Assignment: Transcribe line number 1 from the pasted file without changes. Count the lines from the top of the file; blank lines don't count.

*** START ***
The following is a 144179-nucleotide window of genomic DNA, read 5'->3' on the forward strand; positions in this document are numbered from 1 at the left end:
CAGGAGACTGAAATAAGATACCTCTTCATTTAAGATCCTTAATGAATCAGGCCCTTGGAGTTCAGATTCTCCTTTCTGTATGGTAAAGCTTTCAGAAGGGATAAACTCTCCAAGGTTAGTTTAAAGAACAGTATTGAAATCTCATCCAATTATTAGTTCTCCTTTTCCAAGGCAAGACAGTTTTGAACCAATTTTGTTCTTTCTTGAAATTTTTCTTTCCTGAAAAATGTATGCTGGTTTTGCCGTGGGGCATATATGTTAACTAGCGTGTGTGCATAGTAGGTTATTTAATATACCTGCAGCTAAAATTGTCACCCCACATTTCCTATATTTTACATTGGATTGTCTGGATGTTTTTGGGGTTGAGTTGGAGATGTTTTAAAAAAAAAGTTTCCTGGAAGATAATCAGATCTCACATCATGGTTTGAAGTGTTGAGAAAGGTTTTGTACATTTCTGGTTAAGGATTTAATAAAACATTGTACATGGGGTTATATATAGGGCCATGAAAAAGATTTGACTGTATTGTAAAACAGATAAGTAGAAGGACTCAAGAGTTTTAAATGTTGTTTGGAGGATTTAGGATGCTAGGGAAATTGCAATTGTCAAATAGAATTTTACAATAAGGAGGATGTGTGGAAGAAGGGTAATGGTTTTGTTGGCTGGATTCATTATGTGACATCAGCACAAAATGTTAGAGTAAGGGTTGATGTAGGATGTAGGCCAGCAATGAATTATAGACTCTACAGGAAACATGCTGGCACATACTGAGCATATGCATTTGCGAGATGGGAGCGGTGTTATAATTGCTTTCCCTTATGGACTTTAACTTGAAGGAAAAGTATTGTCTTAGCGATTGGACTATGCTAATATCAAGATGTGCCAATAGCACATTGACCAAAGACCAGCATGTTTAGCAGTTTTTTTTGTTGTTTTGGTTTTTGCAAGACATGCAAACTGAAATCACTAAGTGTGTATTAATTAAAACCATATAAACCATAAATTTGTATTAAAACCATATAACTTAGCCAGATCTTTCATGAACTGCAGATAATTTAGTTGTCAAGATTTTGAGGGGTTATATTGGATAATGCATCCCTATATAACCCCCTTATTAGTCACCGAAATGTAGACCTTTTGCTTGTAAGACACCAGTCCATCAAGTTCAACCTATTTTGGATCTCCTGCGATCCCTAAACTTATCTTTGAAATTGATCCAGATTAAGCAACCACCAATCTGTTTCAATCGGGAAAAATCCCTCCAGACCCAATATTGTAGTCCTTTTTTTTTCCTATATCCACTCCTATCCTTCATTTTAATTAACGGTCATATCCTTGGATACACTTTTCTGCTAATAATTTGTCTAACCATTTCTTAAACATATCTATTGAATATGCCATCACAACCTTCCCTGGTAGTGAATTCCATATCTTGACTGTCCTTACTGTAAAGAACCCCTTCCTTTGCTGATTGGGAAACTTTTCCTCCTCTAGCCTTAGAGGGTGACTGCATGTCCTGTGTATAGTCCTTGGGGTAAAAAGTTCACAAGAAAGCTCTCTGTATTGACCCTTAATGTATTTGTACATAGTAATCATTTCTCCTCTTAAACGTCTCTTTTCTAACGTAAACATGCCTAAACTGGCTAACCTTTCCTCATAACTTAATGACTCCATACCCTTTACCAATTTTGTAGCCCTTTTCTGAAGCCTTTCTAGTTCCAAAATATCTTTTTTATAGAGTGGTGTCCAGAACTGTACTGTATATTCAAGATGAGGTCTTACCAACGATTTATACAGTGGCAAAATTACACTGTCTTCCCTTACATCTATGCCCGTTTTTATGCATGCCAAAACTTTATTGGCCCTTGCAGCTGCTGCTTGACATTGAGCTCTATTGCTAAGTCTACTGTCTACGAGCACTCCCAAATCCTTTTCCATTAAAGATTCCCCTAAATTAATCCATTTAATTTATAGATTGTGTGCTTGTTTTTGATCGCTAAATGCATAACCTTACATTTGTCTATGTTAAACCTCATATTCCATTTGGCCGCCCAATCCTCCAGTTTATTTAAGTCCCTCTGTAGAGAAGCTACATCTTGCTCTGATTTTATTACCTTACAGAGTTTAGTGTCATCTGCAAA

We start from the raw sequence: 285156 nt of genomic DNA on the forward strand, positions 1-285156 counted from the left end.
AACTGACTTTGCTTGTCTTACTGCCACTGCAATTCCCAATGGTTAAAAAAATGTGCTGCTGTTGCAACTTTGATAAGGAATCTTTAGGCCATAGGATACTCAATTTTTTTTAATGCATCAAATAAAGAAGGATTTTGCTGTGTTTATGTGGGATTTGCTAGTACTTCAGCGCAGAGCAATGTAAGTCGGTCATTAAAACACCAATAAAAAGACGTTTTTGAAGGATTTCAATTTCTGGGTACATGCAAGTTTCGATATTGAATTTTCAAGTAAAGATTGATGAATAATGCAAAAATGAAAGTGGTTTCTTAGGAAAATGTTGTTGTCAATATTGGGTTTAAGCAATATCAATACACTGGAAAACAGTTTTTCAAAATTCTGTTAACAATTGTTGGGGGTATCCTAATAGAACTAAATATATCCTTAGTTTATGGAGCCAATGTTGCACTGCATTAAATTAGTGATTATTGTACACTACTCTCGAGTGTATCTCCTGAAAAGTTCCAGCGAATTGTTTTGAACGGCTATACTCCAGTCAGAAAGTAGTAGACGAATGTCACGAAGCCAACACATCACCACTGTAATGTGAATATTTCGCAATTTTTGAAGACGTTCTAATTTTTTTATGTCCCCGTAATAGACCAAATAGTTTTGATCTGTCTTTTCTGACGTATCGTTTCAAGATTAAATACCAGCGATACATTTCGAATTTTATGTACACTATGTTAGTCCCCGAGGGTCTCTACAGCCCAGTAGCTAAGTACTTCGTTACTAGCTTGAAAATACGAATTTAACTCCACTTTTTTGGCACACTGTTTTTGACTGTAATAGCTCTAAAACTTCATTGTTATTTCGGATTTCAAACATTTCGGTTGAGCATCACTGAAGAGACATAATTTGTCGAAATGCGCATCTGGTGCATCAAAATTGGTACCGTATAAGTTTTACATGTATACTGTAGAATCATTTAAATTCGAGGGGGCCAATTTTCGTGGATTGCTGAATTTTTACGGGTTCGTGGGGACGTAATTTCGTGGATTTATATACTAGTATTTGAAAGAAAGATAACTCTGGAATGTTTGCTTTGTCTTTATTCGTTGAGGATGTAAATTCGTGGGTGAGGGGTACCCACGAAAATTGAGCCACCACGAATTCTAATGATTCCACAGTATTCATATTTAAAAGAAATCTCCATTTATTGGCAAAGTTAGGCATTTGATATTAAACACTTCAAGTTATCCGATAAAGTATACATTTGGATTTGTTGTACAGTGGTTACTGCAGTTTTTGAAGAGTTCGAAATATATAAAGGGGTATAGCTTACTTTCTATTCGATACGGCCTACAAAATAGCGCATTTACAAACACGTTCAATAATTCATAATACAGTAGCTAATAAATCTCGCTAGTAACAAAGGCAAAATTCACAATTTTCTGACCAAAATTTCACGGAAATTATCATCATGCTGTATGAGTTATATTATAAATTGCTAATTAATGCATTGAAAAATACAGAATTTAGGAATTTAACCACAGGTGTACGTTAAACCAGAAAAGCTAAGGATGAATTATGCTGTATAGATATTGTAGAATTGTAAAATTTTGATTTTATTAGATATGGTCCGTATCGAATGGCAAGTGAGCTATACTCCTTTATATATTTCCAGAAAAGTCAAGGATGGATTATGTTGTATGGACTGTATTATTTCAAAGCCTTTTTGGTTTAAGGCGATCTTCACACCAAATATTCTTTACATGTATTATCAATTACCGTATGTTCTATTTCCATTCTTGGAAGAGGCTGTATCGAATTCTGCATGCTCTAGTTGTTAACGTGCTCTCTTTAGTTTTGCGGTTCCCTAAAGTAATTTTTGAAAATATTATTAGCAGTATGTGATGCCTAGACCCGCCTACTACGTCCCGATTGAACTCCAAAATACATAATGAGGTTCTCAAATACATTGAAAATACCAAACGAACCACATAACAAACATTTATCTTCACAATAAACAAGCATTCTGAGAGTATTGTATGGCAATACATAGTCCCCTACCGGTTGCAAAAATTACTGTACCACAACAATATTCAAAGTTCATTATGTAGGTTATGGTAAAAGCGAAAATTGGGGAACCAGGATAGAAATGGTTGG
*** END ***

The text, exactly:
The following is a 144179-nucleotide window of genomic DNA, read 5'->3' on the forward strand; positions in this document are numbered from 1 at the left end: